Friday August 17, 2018
By Patty Dexter
Faye Abdi, a
teacher at Eden Prairie High School, is one of more than 100 Somali
Minnesotans whose stories are told in the exhibit.Photo courtesy Minnesota Historical Society
Amal Mohamed grew up watching her
father work to build the life he created for his family after
immigrating to the United States from Somalia in 1990.
who was born and raised in Minneapolis’ Cedar-Riverside neighborhood,
now works at the Somali Museum of Minnesota as its communications and
marketing manager. Her father is a business owner in the Village Market
in Minneapolis and has been happy living in the United States, she said.
up I saw the dedication and the work he put in to support himself, his
family and the community to bring them the things they don’t necessarily
have here anymore,” Mohamed said.
That dedication and hard
work is important is important to Somalis and people pay attention to
what they’re adding to the community, Mohamed said. Now, the broader
community has the chance to learn more about Somali culture and how
people of Somali descent have contributed to Minnesota.
and other Somali Museum staff recently collaborated with the Minnesota
Historical Society on a new exhibit featuring Somali culture and history
at the Minnesota History Center. “Somalis + Minnesota” opened in June
and will be open until June 9, 2019. Mohamed’s father is one of the
people featured in the exhibit.
think a lot of people have put hard work and dedication into getting a
lot of the thoughts and stories out there for people to see. It’s a
collaborative effort of the community to get the story of the Somali
community out there to Minnesota and the world,” she said.
initial idea for the partnership came up about four years ago in a
conversation between the Somali Museum’s director and the History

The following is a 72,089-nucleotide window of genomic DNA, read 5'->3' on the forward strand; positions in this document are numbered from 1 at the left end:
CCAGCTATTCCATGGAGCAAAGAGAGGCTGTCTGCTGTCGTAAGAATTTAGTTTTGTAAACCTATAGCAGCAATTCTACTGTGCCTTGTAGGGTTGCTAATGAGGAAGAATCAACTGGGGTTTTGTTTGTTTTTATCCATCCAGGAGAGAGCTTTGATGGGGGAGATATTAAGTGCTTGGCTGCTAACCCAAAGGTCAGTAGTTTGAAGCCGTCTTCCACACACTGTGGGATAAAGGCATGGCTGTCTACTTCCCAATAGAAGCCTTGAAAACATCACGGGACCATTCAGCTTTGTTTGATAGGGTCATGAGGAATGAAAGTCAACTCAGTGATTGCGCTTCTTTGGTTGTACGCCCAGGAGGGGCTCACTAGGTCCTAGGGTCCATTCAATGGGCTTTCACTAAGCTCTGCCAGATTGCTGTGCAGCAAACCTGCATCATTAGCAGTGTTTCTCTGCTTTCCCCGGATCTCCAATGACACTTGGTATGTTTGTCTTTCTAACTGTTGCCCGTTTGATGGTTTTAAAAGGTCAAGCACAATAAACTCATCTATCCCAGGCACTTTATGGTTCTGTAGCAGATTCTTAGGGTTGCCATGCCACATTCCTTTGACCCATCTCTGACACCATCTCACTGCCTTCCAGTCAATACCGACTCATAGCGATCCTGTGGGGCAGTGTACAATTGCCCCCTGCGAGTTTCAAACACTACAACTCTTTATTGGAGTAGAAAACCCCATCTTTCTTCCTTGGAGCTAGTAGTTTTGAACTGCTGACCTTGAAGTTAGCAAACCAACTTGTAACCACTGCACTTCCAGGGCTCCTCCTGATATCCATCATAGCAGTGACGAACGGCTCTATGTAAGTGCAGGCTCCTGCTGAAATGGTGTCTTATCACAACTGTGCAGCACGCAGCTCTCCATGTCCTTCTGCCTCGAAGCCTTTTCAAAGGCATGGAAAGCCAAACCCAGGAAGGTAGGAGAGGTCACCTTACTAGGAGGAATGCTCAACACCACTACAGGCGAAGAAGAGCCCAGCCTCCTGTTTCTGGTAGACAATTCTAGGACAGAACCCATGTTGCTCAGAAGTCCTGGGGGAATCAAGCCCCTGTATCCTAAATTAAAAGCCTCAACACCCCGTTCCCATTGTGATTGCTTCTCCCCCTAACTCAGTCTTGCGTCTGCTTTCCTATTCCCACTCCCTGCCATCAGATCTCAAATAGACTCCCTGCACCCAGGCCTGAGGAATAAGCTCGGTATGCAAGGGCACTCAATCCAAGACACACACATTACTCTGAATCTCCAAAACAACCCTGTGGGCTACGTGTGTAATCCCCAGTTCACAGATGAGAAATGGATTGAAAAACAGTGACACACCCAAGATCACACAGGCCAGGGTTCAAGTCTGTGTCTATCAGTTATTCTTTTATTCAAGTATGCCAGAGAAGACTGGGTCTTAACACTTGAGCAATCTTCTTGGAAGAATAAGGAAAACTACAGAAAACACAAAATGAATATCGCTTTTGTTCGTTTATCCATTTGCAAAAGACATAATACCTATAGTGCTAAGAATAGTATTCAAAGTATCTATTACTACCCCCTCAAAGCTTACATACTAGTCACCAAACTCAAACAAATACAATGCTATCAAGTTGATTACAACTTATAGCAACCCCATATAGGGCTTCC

Center’s head of exhibits, during which they discussed the benefits of
such a collaboration. The two organizations began meeting for the new
exhibit about 18 months ago, said Kate Roberts, Minnesota History Center
senior exhibit developer.
Historical Society is interested in the history of all immigrant
populations, including more recent immigrants. The organization had
already done some documentation on the Somali immigration to Minnesota
and the exhibit seemed like the logical next step, Roberts said.
The first Somali refugees arrived in Minnesota in 1991, according to Roberts.
“It made a major impact on
Minnesota. What we hope to get across with people who aren’t familiar
with the culture is to learn just enough to take the next step. If
you’ve always been curious about Somali cuisine or just want to strike
up a conversation, maybe this exhibit will give you a little background
to do that,” she said.
Somali visitors we wanted to sort of provide them with a sense of their
past that maybe has been lost a little bit as their lives were disrupted
and moved here.”
exhibit houses a collection of over 700 pieces, according to the History
Center’s website. Roberts said the pieces include stamps, letters and
religious objects. The Somali Museum loaned over 100 objects for the
exhibit including a reconstructed nomadic hut, known as an aqal
Soomaali, that was imported from Somalia.
said the exhibit is divided into three main sections. Most people start
at the aqal Soomaali in a section about traditional life which includes
footage of a Somali man explaining what people are seeing interspersed
with historic footage. There’s also an interactive piece that allows
people to pack a camel for different purposes.
history section has an easy to follow time line of Somalia’s history,
as an overview to give people a better understanding, Roberts said.
third section focuses on present-day life in Minnesota. The space is
surrounded by photos and quotes of Somalis. Over 100 people are featured
and they talk about their lives, how they got to Minnesota and the
importance of living in the state. The Somali Museum helped make the
connections to collect people’s stories, Roberts said.
from a wide range of professions — anywhere from teachers to medical
personnel to people involved in the arts and entrepreneurs,” she said.
Mohamed said the Somali
Museum is honored that the exhibit is being offered and the partnership
with the Minnesota History Center has been important.
important to us because a lot of people come to the Minnesota History
Center and its kind of a great opportunity for people who don’t always
hear about the Somali Museum to come and learn,” she said.
Somali language didn't have a written form until 1972. The following
year, the government organized a literacy campaign to teach reading and
writing across Somalia.Photo courtesy Minnesota Historical Society